Saturday, June 19, 2010

You've Got a Friend in Me ...

This week I was enormously disturbed by an article in the NY Times saying how at least one school is trying to discourage "best friends" - pushing, rather, a casual group-type acquaintance for kids to pursue. Here's the link:

I read every follow-up comment, including the one from the teenager whose parents were split and she spent her time shuttled between their households, she was bullied at school, her male contemporaries had zero respect for her and her female classmates, and her best friend was her only lifeline; including the one from the young man in college who had had no friends in school and had spent his spare time wandering around wanting someone to be his friend and who had recently been diagnosed with Aspberger's syndrome and who really wanted a girlfriend or at least a friend before he graduated from college and he was getting more and more anxious; including the one from the almost-80-year-old man who met his best friend on their first day of grade one and who talked about how they had got each other through the highs and lows of their lives; including the ones saying that if people aren't given the opportunity to choose and be chosen, reject and be rejected, fight and make up, how will they ever be prepared for grown-up life, for marriage?

And then this evening I got to go see Toy Story 3 with two of my favourite people in the world, El and Ol, their beautiful faces partially obscured by the 3D glasses, sitting on the second row from the front of the theatre. I gazed at them in consternation as the movie started: it seemed so harsh, so rife with separation and fraught with potential grief. Randy Newman ripped my heart out with his music, as he frequently does. I wondered madly for a moment if I should suggest we leave.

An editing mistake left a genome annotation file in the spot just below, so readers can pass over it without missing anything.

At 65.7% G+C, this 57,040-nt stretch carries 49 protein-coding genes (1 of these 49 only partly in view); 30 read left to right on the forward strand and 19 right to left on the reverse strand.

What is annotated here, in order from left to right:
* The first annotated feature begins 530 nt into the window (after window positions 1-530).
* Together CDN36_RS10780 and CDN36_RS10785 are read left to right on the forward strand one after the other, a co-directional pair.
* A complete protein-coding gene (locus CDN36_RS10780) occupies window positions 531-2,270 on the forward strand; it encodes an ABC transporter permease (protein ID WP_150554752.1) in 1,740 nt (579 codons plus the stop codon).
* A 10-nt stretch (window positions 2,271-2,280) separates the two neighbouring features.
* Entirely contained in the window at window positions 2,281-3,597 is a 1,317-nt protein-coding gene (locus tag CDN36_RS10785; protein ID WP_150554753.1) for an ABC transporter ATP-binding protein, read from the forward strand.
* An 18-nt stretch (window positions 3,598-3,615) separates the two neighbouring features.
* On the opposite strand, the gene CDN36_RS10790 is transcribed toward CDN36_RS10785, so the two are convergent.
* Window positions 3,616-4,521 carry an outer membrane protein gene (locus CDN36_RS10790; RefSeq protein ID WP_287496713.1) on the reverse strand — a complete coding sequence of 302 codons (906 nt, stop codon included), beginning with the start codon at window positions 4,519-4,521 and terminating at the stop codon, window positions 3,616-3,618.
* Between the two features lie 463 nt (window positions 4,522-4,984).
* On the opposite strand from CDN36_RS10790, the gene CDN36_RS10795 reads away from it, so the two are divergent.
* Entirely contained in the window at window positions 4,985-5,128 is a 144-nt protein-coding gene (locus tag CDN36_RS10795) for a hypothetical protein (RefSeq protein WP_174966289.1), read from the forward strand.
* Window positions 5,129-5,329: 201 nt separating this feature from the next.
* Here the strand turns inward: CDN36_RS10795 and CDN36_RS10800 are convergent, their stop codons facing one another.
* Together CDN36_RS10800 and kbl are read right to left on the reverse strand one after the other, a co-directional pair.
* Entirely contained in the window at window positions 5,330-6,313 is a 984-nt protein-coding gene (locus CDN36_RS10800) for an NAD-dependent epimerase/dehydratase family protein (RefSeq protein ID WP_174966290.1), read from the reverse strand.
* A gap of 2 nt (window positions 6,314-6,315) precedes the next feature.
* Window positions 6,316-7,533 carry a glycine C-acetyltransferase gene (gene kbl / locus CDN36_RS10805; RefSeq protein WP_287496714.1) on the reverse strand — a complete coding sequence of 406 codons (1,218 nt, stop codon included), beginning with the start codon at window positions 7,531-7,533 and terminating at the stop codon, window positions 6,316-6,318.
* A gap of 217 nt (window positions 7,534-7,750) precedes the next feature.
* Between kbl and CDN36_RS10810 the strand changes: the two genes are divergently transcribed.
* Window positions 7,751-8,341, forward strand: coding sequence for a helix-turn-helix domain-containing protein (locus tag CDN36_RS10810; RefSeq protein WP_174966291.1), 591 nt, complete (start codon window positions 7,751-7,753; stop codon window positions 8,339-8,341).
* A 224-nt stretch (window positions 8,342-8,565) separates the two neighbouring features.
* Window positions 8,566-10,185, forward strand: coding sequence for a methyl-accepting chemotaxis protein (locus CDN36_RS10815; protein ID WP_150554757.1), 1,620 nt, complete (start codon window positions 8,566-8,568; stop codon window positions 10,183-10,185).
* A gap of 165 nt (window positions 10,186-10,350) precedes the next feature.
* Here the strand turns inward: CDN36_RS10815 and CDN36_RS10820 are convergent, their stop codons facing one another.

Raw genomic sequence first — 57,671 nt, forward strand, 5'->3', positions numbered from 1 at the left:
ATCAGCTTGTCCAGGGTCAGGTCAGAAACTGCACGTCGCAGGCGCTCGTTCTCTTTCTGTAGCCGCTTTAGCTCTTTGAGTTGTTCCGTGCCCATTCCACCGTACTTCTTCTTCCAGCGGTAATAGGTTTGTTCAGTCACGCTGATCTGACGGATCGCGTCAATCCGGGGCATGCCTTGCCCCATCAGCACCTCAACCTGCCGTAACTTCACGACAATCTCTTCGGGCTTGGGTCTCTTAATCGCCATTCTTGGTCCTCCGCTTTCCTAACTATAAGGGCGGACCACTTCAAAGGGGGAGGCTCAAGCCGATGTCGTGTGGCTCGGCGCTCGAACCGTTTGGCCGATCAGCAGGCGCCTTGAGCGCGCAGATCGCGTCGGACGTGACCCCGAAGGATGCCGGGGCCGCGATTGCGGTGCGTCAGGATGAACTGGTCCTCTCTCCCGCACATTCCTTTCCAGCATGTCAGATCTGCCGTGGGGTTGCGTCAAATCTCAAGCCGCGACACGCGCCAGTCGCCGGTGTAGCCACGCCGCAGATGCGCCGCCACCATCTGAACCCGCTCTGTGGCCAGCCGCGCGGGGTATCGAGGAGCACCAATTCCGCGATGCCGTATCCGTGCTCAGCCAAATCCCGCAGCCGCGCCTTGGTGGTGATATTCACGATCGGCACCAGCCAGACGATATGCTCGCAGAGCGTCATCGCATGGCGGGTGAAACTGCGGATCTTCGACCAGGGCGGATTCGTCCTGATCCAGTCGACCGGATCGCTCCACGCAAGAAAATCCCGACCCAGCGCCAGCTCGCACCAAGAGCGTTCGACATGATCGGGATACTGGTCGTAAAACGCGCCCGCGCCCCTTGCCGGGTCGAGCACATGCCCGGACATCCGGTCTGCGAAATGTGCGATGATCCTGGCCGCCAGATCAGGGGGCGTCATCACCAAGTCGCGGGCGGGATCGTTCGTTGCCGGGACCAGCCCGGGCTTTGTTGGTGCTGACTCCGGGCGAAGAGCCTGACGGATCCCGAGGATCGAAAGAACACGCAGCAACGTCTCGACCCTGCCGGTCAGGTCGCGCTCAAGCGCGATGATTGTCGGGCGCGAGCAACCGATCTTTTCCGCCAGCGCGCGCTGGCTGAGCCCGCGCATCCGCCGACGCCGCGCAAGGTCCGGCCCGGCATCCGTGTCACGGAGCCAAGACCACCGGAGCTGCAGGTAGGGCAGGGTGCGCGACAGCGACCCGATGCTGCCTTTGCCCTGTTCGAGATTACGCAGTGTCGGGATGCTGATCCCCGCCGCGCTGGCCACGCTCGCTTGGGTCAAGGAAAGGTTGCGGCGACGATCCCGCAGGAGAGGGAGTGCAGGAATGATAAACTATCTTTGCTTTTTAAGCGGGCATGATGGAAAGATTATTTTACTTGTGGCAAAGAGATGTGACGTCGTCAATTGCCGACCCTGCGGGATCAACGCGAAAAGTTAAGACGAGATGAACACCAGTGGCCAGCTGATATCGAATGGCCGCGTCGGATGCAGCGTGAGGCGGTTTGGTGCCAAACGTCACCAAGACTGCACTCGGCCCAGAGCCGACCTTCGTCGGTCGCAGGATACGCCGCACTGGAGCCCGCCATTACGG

But the boys were riveted to their seats, profiles glowing, more animated than any 3D special effect. We were clearly not going anywhere.

I sat back and gave in, and I watched one of the best movies that I have ever seen.

I'm not going to tell you anything more about it except that it is a funny, moving, profound essay on friendship and loyalty. I giggled at the drama as the Gypsy Kings sang "You Got a Friend in Me" in Spanish (go Buzz Lightyear!) and surreptitiously dabbed at the corner of my eyes while the credits rolled, not wanting to be the uncool aunty who embarrasses her nephews in public.

And as those credits rolled, the whole theatre broke out in spontaneous applause.

After our mandatory Chapters run and chat ("I'm sorry I cried," I began, and one of them said, "I almost started to as well, and then I reminded myself that it was Toy Story!" while the other one remarked that it was fine to cry as it was indeed a "bittersweet" story) and after we had started to eat our dinner, we ended up having a discussion about friends and I briefly described the NY Times article and asked them what they thought about the concept of not having particular friends. The elder one replied thoughtfully, "It would be a lot easier to interact in a group of people when you have a close friend because you would have more self-confidence." The younger one reached over and gently, sweetly, patted his brother's head and made a comment about how glad he was that he and his brother were friends.

My heart lifted as I thought of my own dear siblings.

And of Tara, Nadeera, Naomi and Edwin, Miriam, Janet, Greg, Steve, Michelle, Jane.

And of Brian.

And of Maynard.

People who've known me from when I was becoming who I am and who are inextricably woven into the fabric of my life's tapestry.

Go see the movie. And then recall and call your friends, just because.

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